Researchers in the new universities are thousands of pounds worse off than their counterparts in the old universities, according to a survey published this week by lecturers' union Natfhe.
Aggregating the salaries of researchers on scales A and B, the lower end of the pay scale, the study found that the combined average salary is Pounds 14,300. The figure compares unfavourably with the combined average of Pounds 17,918 for A and B researchers in the old universities.
Amanda Hart, Natfhe acting head of higher education said researchers in the new universities are getting a "rough deal" and that "unless the treatment and funding of researchers is taken more seriously, many will leave".
The survey covers responses from 88 research staff employed in 26 of the 35 new institutions and six out of the 56 HE colleges. Fifty- three per cent of respondents on scales A and B were employed in the arts and 47 per cent in sciences. Forty-four per cent of respondents were women and the average age of all respondents was 32.
Natfhe says employers have often claimed that the low pay of those on scales A and B was due to most being research students studying for a higher degree. But the survey found that less than a third were research students, with 40 per cent of researchers on scale A already hold a masters degree.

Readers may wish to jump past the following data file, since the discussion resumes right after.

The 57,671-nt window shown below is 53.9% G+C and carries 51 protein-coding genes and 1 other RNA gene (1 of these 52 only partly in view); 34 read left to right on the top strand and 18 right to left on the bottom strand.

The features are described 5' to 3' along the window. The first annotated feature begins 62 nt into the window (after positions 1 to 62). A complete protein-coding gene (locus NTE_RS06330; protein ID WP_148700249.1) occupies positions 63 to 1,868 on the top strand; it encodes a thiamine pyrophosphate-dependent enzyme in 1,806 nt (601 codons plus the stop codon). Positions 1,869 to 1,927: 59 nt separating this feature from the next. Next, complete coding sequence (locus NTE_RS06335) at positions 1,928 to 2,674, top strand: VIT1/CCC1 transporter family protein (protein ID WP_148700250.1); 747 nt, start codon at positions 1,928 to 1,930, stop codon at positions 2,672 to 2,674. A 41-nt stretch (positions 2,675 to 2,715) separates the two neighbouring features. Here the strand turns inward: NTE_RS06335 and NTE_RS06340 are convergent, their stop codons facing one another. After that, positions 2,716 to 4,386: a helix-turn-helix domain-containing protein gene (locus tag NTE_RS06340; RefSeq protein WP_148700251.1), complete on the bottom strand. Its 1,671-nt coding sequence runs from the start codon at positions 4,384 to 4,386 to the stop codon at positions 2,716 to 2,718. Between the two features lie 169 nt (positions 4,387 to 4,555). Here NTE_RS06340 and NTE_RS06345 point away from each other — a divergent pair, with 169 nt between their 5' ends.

Nearly 90 per cent of A/B researchers were on full-time contracts and the rest work part-time. All researchers on scales A and B, and half the senior researchers surveyed were employed on fixed-term contracts. More than 80 per cent of respondents complained that the fixed-term contract regime affected the quality of their work mainly because of the time spent hunting for other contracts or funding. The survey found that in addition to research and publishing commitments, nearly 90 per cent of researchers were expected to teach on average four or five hours a week with scientists under more pressure to teach than their arts colleagues.
Few were receiving any kind of staff development apart from time off to go to conferences and seminars. Half the researchers surveyed planned to move to old universities, industry or other public sector institutions.